The veto-powered monitor over the school board in Lakewood, NJ, has made cuts to the public school as state underfunding is proven again to be the problem.
The veto-powered monitor made the cuts as he faced the same problem that the "school board majority of white Ultra Orthodox Jewish men" faced before him: Rising mandated programs expenses which by law are required to be paid before voluntary programs. But due to a faulty funding formula the state underfunds the district. Hence, the cuts to the public school which has discretionary programs.
Bigots placed the blame of past cuts in Lakewood onto "the majority Orthodox Jewish school board" with the notion that the board members do not care for minority students in the public school sector. The state, happily trying to avoid blame for letting a faulty formula stand, placed a veto-monitor over the school board. But this monitor, with the power to override the school board, did obviously not solve the problem. To the contrary. He now does exactly as the board did before he showed up. Namely, makes cuts to the public school.
Lawmakers in New York are taking the same path in ??East Ramapo?. They are trying to placate bigots who blame Orthodox Jews for funding-induced problems. Just days ago, Ed Day the County Executive of Rockland County, wrote a letter to a few State Senators in Albany. "In a school district where 90% of public school students are children of color, the majority Orthodox Jewish school board continues to put first the interests of private school students whose parents choose private schools. This is not my observation, but rather the assessment of state-appointed fiscal monitor Hank Greenberg."
Mr. Greenberg was a temporary monitor with no veto-power over East Ramapo. He indeed did point out that spending went down in public schools while it rose in private schools. But Mr. Greenberg; Mr. Day; Lohud/The Journal News (the largest newspaper in Rockland); the faux "education activists"; the Education Law Center filing frivolous lawsuits, and the bigots agitating against East Ramapo by misleading the public, ignore the fact that mandated programs (largely the only tax-funded programs in private schools) are by law required to be funded before discretionary programs (of which there are many in the public schools). They also ignore the fact that private school enrollment spiked 43% over the last ten years in East Ramapo, while public school enrollment dropped almost 5% in the same period.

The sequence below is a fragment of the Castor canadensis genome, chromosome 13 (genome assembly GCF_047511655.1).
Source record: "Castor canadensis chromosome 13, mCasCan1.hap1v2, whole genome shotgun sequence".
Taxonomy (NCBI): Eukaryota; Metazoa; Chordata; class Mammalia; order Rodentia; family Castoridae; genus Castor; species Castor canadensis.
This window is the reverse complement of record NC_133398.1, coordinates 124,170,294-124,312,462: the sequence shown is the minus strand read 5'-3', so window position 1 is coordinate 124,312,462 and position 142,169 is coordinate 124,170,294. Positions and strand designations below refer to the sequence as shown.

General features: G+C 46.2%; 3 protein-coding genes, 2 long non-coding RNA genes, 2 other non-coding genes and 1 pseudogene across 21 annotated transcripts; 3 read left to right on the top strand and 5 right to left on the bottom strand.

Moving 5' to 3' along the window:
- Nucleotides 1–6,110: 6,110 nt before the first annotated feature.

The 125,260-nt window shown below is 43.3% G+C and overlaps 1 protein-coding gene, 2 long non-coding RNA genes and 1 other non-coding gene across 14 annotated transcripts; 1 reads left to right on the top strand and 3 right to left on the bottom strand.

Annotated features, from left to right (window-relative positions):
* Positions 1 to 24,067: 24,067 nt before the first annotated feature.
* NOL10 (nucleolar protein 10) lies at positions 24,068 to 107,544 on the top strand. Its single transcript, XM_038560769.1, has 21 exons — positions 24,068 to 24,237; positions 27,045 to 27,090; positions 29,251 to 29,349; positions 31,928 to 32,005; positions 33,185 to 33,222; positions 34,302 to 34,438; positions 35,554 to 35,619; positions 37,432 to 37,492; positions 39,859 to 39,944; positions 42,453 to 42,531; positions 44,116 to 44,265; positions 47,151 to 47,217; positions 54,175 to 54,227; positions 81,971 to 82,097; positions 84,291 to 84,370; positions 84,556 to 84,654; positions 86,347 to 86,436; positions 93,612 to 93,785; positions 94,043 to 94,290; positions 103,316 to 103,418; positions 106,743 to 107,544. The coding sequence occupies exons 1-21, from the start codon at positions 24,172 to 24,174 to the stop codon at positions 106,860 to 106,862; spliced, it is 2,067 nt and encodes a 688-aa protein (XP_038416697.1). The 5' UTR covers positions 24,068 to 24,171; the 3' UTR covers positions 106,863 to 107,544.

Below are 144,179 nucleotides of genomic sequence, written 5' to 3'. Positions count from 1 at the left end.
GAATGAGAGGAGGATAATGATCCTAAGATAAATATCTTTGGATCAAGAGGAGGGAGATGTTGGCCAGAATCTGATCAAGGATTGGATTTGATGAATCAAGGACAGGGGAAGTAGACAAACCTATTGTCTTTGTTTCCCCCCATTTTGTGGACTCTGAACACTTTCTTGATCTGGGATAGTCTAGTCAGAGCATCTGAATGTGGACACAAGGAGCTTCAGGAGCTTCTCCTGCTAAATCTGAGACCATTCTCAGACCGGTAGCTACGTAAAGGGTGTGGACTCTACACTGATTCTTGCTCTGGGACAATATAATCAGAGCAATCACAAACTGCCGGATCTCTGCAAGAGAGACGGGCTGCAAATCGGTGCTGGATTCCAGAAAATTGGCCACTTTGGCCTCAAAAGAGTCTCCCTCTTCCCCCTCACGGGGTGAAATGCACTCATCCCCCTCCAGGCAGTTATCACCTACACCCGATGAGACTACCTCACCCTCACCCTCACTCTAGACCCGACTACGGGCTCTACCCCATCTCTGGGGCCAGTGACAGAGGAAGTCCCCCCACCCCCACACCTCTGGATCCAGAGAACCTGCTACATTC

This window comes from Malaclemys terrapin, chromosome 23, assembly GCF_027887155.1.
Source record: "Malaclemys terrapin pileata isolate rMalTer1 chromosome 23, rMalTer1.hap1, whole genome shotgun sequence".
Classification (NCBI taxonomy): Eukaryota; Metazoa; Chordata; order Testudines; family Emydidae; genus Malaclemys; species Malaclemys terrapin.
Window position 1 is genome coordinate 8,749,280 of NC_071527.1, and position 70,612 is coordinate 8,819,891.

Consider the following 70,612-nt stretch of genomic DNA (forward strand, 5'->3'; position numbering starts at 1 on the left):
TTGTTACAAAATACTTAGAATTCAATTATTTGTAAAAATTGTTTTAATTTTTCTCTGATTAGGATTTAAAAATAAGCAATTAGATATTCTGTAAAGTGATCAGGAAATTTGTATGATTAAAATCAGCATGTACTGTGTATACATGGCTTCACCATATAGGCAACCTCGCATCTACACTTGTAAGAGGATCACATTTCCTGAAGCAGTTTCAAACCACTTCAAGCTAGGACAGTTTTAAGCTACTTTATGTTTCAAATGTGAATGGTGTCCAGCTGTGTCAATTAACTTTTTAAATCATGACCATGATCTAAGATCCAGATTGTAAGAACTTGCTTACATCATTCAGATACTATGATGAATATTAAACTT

The letter from Mr. Day also says that "as a result, East Ramapo is now a bitterly divided community whose many different groups can no longer co-exist due to the board’s failure to govern in a balanced manner. Anti-Semitism and racism are on the rise and the school board takes no responsibility for the dissonance."
Mr. Day's framing the debate that an 'Orthodox board' neglects children of color; hiding glaring facts such as enrollment changes and state underfunding, and blaming the victims of anti-Semitism for the rise of anti-Semitism, illustrates the hateful agenda behind much of the agitation in East Ramapo and Lakewood. Many of the lead "activists", journalists and lawmakers on the East Ramapo story repeatedly frame the debate the same way as Mr. Day does.
In response to the letter, Evan Bernstein, director of the ADL office in New York, wrote "the debate of the plight of the district’s public schools is legitimate and we are sympathetic to the district’s parents and students who have seen a depletion of school resources and services over the last several years.
"We are also acutely aware, and increasingly concerned, by the community tensions surrounding this public debate. Americans are entitled to have strong opinions, but there is also language that is inappropriate and offensive in any such discussion. Indeed, Ed Day raises the issue of anti-Semitism and racism that has emanated from this debate, but he lays the blame for it at the “majority Orthodox Jewish school board.”
"Elected officials not only must address problems in the public schools, they also should be working to ease community tensions. In this regard, Mr. Day failed. We hope that Mr. Day will weigh his words more carefully and understand that rhetoric like this, whether in the press or in other public outlets, can only create greater distances between communities rather than build the bridges that are sorely needed."
We agree. Debating the challenges in East Ramapo and Lakewood is absolutely legitimate. But ignoring glaring facts that caused many of the challenge is unproductive, and blaming the Orthodox Jewish community as a collective is outright bigoted. Many of the people who do the first (hide facts) also do the latter (blame the Orthodox). Disturbingly, too many of these people are in positions of journalistic, political and government power.
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